Cotton prices, which have shot up by over 35 per cent since May 2016, are unlikely to come down sharply till the arrival of new crop from October despite state-run CCI’s efforts to offload its stock in the market to contain prices, says India Ratings and Research (Ind-Ra).
The fall in domestic production has spiked cotton prices, which are likely to remain at a high level of Rs 120-127/kg till the cotton season ending September, it said.
The rise in prices is expected to squeeze profits of ginners and spinners by over 15 per cent in the current fiscal, it noted.
“The recent government directive to Cotton Corporation of India (CCI) to sell its entire cotton stock to micro, small, medium scale spinning units will help contain the price rise of cotton. However, Ind-Ra believes that cotton prices will not see any steep decrease, till the arrival of the next cotton crop,” the Ind-Ra said in a report.
There may not be any sharp fall since prices already factor in the release of stock from inventory, it said.
Cotton prices are expected to be under pressure on likely fall in acreage.
“Fear of losses from pest attacks and due to the lack of alternatives to biotech cotton hybrids, acreage (of cotton) is likely to decline. This may push up cotton prices further, however increasing demand for manmade fibre, will contain the price rise,” Ind-Ra noted.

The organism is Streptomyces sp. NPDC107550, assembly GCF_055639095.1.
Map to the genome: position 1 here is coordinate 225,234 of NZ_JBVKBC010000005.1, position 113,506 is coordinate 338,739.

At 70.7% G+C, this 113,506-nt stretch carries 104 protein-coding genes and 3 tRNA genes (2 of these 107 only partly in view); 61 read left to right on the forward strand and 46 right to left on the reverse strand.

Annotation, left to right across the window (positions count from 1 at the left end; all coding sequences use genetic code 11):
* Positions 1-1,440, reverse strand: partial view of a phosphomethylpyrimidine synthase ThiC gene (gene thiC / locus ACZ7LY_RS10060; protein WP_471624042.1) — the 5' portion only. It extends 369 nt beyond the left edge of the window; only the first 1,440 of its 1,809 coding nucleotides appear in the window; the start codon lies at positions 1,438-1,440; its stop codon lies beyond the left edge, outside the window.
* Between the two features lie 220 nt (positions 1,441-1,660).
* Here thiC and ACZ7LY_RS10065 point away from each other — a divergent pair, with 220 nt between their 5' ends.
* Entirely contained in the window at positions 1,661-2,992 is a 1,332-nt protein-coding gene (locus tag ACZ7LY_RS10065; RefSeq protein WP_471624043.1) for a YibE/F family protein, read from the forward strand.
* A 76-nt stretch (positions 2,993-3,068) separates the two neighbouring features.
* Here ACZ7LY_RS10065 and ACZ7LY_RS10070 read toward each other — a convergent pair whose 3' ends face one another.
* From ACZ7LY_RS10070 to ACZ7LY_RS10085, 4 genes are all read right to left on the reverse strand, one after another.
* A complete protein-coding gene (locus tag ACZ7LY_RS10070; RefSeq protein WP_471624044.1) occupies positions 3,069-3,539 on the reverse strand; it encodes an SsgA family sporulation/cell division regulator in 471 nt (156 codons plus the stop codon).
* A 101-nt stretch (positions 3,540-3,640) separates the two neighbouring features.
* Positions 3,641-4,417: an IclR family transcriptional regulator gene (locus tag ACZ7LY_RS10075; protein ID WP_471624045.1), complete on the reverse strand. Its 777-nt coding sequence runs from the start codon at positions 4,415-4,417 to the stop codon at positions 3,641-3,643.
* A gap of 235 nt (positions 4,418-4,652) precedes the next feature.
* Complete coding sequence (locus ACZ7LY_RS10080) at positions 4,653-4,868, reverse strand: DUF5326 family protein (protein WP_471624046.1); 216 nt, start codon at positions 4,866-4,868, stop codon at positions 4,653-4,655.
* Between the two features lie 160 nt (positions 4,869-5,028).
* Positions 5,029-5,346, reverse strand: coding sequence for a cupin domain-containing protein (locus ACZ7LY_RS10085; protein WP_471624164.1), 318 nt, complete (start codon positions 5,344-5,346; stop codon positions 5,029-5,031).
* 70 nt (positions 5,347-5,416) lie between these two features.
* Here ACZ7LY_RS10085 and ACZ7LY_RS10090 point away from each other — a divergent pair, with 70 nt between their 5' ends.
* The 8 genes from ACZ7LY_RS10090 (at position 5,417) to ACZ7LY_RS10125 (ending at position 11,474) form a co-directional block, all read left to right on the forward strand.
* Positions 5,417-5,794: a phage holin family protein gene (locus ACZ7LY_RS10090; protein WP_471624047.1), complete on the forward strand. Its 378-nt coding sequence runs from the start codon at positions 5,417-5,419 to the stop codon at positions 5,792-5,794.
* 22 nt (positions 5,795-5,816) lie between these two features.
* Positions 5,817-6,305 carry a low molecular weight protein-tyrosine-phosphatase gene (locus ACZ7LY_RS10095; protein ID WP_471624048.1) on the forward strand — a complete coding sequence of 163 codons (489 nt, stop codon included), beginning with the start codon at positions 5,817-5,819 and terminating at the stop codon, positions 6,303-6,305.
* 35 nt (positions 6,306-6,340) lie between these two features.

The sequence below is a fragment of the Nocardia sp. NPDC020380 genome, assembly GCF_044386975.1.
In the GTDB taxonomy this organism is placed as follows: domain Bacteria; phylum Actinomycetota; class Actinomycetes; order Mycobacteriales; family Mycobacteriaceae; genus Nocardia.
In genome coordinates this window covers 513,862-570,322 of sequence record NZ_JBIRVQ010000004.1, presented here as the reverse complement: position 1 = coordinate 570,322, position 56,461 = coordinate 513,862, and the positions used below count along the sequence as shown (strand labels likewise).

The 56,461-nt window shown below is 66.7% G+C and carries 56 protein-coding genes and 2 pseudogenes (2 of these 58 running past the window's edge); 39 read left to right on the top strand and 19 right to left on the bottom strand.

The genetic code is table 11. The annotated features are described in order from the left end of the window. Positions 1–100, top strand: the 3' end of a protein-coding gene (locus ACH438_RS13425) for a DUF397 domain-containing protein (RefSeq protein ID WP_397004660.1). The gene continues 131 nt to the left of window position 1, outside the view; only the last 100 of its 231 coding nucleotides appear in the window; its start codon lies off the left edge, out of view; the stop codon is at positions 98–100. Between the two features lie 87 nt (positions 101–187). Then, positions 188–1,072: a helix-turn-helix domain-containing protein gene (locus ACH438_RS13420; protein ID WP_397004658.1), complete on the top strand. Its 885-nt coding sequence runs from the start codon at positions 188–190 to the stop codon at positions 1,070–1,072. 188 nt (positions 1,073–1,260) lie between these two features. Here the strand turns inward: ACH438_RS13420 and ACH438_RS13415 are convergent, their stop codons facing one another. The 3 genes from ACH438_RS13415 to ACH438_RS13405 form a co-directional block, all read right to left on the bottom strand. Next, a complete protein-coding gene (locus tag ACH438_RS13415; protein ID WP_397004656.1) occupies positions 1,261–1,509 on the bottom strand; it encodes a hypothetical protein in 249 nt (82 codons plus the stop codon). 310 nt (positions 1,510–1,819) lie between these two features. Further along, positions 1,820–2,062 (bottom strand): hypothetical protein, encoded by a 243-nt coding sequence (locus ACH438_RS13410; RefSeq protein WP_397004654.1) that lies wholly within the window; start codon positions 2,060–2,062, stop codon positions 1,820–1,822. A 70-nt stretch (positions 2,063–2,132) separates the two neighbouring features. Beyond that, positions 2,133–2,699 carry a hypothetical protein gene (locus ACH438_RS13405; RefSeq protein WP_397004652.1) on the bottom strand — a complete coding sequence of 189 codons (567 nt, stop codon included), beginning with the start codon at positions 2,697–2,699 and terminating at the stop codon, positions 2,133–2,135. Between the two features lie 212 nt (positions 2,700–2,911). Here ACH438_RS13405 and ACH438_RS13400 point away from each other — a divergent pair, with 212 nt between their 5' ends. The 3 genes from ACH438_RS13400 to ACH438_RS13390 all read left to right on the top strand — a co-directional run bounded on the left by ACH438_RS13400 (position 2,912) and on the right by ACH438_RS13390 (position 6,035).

Stating that increase in prices will impact small textile players the most, the report said ginners and spinners are most likely to be affected. However, some organised spinning units with interchangeability from cotton to blended yarn will be able to adapt.
“Profitability of pure cotton ginners and spinners will be lower by at least 15 per cent, on account of their inability to pass on this steep increase in cotton prices to their customers due to decreasing cotton demand and increased competitiveness of manmade fibre,” it said.
However, players which have stocked up cotton at lower prices in March-April 2016 are better placed. Further, fabric manufacturers are likely to be affected the least, on account of their better interchangeable use of looms, it added.
According to Ind-Ra, lower cotton output in India is due to two consecutive bad monsoons and damaged cotton crop, caused by the pink bollworm pest in central and southern belt in and due to whitefly pest attacks in northern India.
As per Cotton Advisory Board, domestic cotton production is estimated to go down by 7.4 per cent to 35.2 million bales (of 170 kg) in the 2015-16 season (October-September).
Globally too, cotton output is estimated to be lower by 18 per cent to 98.1 million bales in the 2016 calendar year, as per the United States Department of Agriculture.